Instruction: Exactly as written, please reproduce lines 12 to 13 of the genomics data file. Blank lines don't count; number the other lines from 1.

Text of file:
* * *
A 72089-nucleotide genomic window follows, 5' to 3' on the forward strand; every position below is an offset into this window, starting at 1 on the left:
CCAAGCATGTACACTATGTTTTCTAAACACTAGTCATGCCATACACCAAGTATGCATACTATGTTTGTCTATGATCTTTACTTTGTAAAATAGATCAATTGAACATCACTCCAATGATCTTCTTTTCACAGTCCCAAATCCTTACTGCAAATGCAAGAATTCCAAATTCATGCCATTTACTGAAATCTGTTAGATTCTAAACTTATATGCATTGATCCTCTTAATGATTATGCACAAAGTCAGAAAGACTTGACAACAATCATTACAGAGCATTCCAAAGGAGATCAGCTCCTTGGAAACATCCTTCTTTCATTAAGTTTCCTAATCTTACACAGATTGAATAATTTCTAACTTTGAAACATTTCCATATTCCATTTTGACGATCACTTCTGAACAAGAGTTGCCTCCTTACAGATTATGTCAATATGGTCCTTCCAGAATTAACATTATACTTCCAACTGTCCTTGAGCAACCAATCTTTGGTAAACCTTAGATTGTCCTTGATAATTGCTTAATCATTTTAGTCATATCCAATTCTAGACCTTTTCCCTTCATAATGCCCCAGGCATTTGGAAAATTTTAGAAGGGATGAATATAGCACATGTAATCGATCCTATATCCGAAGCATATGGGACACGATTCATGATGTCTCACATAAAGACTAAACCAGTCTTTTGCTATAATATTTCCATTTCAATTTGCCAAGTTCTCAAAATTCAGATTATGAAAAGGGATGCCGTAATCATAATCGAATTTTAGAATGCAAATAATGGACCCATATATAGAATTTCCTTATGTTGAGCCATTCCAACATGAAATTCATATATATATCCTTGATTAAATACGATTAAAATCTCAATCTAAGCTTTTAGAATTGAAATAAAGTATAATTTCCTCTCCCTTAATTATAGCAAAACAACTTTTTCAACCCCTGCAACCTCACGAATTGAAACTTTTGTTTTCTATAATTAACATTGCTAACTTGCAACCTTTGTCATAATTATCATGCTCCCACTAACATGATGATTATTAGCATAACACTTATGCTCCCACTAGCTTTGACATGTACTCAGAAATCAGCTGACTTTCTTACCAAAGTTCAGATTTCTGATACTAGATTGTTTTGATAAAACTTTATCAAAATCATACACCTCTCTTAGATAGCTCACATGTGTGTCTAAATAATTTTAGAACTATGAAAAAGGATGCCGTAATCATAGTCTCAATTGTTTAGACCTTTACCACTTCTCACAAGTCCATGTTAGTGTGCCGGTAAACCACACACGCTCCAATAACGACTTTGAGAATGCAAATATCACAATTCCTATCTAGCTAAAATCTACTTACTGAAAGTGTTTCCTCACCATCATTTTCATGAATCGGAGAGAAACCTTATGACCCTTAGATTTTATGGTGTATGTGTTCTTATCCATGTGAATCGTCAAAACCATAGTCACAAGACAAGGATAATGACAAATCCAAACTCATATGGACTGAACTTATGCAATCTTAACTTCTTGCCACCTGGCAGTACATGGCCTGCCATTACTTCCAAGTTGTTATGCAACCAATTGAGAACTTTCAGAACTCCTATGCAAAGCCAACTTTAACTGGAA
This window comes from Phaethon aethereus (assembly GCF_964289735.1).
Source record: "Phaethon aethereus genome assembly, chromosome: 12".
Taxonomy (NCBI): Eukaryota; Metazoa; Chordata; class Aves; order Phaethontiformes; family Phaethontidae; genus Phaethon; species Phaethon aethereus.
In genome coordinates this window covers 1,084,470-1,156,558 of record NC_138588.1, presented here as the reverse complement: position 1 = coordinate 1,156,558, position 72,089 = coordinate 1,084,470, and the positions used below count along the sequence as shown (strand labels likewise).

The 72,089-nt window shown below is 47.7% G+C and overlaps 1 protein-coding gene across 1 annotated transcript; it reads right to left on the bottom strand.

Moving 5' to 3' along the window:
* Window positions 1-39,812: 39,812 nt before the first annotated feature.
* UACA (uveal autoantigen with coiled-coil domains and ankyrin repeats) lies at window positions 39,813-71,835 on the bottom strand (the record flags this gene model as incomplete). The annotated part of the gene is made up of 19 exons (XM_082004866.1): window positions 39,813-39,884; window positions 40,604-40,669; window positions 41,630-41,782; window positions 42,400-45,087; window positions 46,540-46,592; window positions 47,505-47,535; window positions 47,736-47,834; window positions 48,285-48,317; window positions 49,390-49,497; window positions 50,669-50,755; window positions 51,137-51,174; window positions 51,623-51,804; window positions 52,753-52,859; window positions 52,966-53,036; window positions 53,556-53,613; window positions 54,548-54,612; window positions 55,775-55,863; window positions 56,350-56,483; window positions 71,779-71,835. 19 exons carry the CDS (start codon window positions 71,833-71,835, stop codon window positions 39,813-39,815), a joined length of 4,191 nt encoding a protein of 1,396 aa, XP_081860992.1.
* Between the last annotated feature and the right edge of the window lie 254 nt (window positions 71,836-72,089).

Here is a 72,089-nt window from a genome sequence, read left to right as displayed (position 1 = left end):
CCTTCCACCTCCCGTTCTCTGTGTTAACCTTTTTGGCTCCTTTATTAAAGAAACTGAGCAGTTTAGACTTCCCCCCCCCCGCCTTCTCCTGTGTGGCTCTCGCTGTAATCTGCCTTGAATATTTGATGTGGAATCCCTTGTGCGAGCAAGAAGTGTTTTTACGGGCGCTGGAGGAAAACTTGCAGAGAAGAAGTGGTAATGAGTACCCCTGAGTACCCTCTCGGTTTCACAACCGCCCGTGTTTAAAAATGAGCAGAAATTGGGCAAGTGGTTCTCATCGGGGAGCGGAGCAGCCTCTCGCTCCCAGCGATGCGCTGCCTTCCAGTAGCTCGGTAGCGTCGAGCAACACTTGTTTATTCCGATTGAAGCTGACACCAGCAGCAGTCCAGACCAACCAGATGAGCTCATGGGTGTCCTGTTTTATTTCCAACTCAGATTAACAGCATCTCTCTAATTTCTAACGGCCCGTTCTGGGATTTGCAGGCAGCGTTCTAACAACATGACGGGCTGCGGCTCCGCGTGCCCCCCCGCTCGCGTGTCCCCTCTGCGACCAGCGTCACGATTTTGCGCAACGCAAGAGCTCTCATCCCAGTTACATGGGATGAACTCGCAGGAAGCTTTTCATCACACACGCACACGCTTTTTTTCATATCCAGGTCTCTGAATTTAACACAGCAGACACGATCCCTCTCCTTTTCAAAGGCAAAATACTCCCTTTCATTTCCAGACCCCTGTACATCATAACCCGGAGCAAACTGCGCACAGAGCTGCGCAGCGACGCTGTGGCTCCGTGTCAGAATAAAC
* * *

Here is a 72,089-nt window from a genome sequence, read left to right as displayed (position 1 = left end):
CCTTCCACCTCCCGTTCTCTGTGTTAACCTTTTTGGCTCCTTTATTAAAGAAACTGAGCAGTTTAGACTTCCCCCCCCCCGCCTTCTCCTGTGTGGCTCTCGCTGTAATCTGCCTTGAATATTTGATGTGGAATCCCTTGTGCGAGCAAGAAGTGTTTTTACGGGCGCTGGAGGAAAACTTGCAGAGAAGAAGTGGTAATGAGTACCCCTGAGTACCCTCTCGGTTTCACAACCGCCCGTGTTTAAAAATGAGCAGAAATTGGGCAAGTGGTTCTCATCGGGGAGCGGAGCAGCCTCTCGCTCCCAGCGATGCGCTGCCTTCCAGTAGCTCGGTAGCGTCGAGCAACACTTGTTTATTCCGATTGAAGCTGACACCAGCAGCAGTCCAGACCAACCAGATGAGCTCATGGGTGTCCTGTTTTATTTCCAACTCAGATTAACAGCATCTCTCTAATTTCTAACGGCCCGTTCTGGGATTTGCAGGCAGCGTTCTAACAACATGACGGGCTGCGGCTCCGCGTGCCCCCCCGCTCGCGTGTCCCCTCTGCGACCAGCGTCACGATTTTGCGCAACGCAAGAGCTCTCATCCCAGTTACATGGGATGAACTCGCAGGAAGCTTTTCATCACACACGCACACGCTTTTTTTCATATCCAGGTCTCTGAATTTAACACAGCAGACACGATCCCTCTCCTTTTCAAAGGCAAAATACTCCCTTTCATTTCCAGACCCCTGTACATCATAACCCGGAGCAAACTGCGCACAGAGCTGCGCAGCGACGCTGTGGCTCCGTGTCAGAATAAAC